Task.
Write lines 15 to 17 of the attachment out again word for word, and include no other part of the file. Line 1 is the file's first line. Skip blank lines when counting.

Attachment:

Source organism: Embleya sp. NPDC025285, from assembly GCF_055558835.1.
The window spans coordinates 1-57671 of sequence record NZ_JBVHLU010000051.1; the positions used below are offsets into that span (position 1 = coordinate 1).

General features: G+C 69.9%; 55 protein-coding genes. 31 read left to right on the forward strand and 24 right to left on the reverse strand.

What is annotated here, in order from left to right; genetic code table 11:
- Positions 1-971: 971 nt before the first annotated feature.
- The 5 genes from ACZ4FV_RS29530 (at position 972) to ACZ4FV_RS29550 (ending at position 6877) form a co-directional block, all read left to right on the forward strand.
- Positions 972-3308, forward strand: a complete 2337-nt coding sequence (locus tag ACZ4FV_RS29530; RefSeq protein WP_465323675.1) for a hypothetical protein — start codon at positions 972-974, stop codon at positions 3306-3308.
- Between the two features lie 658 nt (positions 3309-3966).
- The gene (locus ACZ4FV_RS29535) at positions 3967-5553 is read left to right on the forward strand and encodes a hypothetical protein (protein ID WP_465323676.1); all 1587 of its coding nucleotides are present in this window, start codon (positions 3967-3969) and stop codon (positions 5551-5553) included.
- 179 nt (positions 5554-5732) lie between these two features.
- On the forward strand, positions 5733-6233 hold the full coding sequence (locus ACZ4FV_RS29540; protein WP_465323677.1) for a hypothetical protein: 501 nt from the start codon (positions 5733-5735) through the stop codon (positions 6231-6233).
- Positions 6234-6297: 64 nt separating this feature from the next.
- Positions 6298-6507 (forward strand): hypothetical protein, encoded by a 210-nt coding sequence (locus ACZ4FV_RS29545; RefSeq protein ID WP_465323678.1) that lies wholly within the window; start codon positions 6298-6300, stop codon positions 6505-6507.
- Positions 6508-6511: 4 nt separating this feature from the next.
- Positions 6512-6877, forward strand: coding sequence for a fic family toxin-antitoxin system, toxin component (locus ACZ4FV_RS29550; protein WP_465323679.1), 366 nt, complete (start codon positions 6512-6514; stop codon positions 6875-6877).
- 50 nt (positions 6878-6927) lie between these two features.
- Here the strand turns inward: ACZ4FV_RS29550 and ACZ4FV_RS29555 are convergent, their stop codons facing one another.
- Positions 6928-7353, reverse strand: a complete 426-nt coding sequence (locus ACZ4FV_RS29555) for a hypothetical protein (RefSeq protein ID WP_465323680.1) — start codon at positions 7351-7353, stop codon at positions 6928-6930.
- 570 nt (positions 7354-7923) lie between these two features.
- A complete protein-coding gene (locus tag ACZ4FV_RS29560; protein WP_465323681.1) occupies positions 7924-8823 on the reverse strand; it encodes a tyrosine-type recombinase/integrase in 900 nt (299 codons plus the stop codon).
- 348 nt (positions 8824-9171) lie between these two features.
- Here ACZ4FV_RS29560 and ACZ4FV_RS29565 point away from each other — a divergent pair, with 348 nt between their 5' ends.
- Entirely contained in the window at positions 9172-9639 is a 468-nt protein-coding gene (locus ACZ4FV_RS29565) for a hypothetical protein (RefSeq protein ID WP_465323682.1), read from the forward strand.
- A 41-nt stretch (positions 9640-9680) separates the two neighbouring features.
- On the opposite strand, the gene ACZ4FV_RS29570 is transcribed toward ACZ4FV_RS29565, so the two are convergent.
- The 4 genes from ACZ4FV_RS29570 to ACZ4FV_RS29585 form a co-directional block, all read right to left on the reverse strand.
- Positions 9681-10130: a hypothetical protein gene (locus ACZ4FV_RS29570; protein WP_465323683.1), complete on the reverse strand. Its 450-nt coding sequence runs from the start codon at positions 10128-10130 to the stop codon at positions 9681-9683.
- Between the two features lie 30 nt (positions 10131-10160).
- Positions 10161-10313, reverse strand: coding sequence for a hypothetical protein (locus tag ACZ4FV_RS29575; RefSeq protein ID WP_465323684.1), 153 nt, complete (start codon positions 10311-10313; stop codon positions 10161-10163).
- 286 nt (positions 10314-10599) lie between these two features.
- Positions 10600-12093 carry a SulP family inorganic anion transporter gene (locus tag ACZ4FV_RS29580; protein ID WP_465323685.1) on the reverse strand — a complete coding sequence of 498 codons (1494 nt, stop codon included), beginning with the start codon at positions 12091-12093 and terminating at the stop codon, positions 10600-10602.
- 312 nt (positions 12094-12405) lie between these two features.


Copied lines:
- Positions 6512-6877, forward strand: coding sequence for a fic family toxin-antitoxin system, toxin component (locus ACZ4FV_RS29550; protein WP_465323679.1), 366 nt, complete (start codon positions 6512-6514; stop codon positions 6875-6877).
- 50 nt (positions 6878-6927) lie between these two features.
- Here the strand turns inward: ACZ4FV_RS29550 and ACZ4FV_RS29555 are convergent, their stop codons facing one another.